i've also seen studies that look at colored sugar water and colored wax, and shows that even after capping and drawing, these materials get moved throughout the hive. of course, it's a much more direct test to actually test the honey then to measure contamination in wax, bee bread, pollen, and brood and speculate about what might be in the honey....but no one wants to do the tests...can you guess why?
i'm not sure this is so untold...maryann alluded to this kind of thing in her talk. perhaps we are looking at "the worst of the worst" here....but they sell their honey and wax somewhere...and americans are buying the stuff. it's easy to get mad at china for contaminated pet food and lead paint in childrens toys, how will american consumers react when these "natural, domestic products" are found to be contaminated?the untold story in that video is that the feedlot beeks have been dumping jug mixes of fluvalinate and comouphos into there hives for over a decade or more. some Gomers even use multiple treatments in fall or over the course of a season.
these chronic off label abusers are a far cry from a hobbyist that used Apistan or checkmite a few times.
what do i know? i've never been around big honey packers...and i hope to keep it that way. btw, i thought you said, "there is data in research papers that suggest that honey in supers and super comb wax does not pick up much if any detectable traces of contamination in brood comb. the residues are chemically locked up in the comb not wandering molecules in the hive."? so where does the contamination come from if not from the wax? is it better contamination if it comes from a source other than wax?the big honey packers test honey every day and have internal specs for the residues that are below EPA values (many have lowered them recently or they would run out of honey). they even have specs for Amitraz which is not labeled for use in bees but is a common material used by the feedlot crowd. interestingly the EPA has a spec for Amitraz in honey. i wonder why?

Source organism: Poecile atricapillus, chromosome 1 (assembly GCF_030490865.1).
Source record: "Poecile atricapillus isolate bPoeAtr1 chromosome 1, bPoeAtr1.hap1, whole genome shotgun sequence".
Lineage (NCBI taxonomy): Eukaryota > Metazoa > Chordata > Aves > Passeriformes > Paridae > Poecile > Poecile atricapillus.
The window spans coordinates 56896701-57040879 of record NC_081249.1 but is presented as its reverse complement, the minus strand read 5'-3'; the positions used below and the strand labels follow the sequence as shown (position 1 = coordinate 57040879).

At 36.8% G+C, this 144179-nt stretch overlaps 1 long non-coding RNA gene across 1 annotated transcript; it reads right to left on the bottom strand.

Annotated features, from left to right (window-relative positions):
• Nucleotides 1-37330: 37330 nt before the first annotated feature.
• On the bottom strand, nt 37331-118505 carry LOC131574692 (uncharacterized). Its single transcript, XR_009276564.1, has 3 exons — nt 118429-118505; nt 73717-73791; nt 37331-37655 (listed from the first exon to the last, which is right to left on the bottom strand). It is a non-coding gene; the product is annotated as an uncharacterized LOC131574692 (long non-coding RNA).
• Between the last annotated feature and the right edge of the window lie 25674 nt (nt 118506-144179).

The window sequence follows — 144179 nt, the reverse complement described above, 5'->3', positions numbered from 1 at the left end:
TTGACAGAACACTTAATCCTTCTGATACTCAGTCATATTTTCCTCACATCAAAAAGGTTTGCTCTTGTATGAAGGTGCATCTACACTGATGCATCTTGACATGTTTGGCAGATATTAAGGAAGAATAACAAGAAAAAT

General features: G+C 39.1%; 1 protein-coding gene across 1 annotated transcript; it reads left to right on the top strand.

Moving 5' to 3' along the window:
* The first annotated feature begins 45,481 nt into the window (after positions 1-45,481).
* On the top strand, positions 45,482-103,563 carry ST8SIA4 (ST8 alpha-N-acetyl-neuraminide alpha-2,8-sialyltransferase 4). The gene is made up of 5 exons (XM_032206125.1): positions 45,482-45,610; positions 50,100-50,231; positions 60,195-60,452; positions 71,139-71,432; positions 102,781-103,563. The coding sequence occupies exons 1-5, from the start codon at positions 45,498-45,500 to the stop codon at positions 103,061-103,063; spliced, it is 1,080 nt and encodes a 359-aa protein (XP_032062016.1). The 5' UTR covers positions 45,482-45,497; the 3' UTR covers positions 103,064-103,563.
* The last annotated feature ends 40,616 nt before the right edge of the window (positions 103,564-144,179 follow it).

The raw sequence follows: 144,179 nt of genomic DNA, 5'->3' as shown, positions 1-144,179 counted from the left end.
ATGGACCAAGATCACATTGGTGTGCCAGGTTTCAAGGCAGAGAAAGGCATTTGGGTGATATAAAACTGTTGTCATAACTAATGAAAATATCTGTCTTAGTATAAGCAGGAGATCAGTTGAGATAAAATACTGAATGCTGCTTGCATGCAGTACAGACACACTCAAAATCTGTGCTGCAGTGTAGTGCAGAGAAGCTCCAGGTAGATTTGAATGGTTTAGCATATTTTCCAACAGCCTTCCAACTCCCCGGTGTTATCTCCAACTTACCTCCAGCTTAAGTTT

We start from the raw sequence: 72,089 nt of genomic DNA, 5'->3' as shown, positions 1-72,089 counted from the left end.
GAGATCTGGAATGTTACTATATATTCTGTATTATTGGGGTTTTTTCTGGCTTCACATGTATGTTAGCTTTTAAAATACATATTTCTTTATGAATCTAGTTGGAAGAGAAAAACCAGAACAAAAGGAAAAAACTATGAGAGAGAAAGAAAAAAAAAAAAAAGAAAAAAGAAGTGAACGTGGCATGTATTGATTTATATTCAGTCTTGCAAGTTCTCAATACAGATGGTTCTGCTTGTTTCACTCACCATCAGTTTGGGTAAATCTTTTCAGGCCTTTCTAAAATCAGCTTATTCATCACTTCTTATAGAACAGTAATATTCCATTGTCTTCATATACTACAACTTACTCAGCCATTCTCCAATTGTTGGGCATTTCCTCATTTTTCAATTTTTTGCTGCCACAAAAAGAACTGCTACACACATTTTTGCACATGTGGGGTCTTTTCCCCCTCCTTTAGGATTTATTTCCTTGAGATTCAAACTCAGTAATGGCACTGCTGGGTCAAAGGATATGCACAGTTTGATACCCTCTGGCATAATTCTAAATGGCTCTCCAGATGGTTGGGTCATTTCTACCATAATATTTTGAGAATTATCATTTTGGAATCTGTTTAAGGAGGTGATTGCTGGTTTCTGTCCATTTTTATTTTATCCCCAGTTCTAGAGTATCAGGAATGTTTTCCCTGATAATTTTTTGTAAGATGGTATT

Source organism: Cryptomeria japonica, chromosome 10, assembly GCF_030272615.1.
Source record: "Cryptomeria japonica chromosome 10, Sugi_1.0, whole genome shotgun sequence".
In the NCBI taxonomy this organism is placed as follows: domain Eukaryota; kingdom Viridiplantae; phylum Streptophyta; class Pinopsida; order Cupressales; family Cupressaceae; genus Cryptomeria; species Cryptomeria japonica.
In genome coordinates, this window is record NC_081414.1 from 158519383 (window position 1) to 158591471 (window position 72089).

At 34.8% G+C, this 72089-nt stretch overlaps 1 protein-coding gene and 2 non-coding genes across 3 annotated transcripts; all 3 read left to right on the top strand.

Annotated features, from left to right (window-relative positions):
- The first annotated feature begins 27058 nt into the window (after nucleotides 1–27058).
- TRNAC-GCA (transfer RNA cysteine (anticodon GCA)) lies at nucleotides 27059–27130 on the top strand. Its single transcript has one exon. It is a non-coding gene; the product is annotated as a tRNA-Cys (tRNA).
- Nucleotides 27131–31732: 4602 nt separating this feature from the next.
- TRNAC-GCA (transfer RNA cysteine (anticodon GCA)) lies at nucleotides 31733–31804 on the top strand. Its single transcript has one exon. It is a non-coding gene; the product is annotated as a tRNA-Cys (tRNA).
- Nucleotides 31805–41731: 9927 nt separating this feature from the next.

is this supposed to be reassuring? i'm curious how you have knowledge of "contamination levels in brood comb from most of the hives in this country", and "the worst honey a packer might find"? do you really have enough data to know this, or is it speculation on your part?while brood comb is undoubtedly contaminated in most of the hives in our fine country. the levels are far more elevated then even the worst honey a packer might find.
yes, that is the questionwe all have to realize that science has intruments that have magnitudes of resolution lower then 10 years ago.
we live in a world where we inhale or absorbed chems all of the time. chem prescence is no big deal sometimes - the question is what levels.
perhaps for those that use the chems that are found in foundation anyways, it's not a big deal. for those of us who are not using treatments however, any level is problematic. as far as health hazards go, it would be foolish to ignore fluvalinate and cumaphos (and probably a host of other chems) as possible contributors to whatever "CCD" is. note that it isn't just me "implying"...the conclusion of the video was a recomendation to stop using fluvalinate and cumaphos.i highly doubt we will find the levels in foundation to be of concern other then an indicator of trends and whats wrong with American beekeeping.
to imply there is a health hazard to bees and humans I think is stretching it.
...but in the end, we will have to wait and see the published data to have a better idea what was found.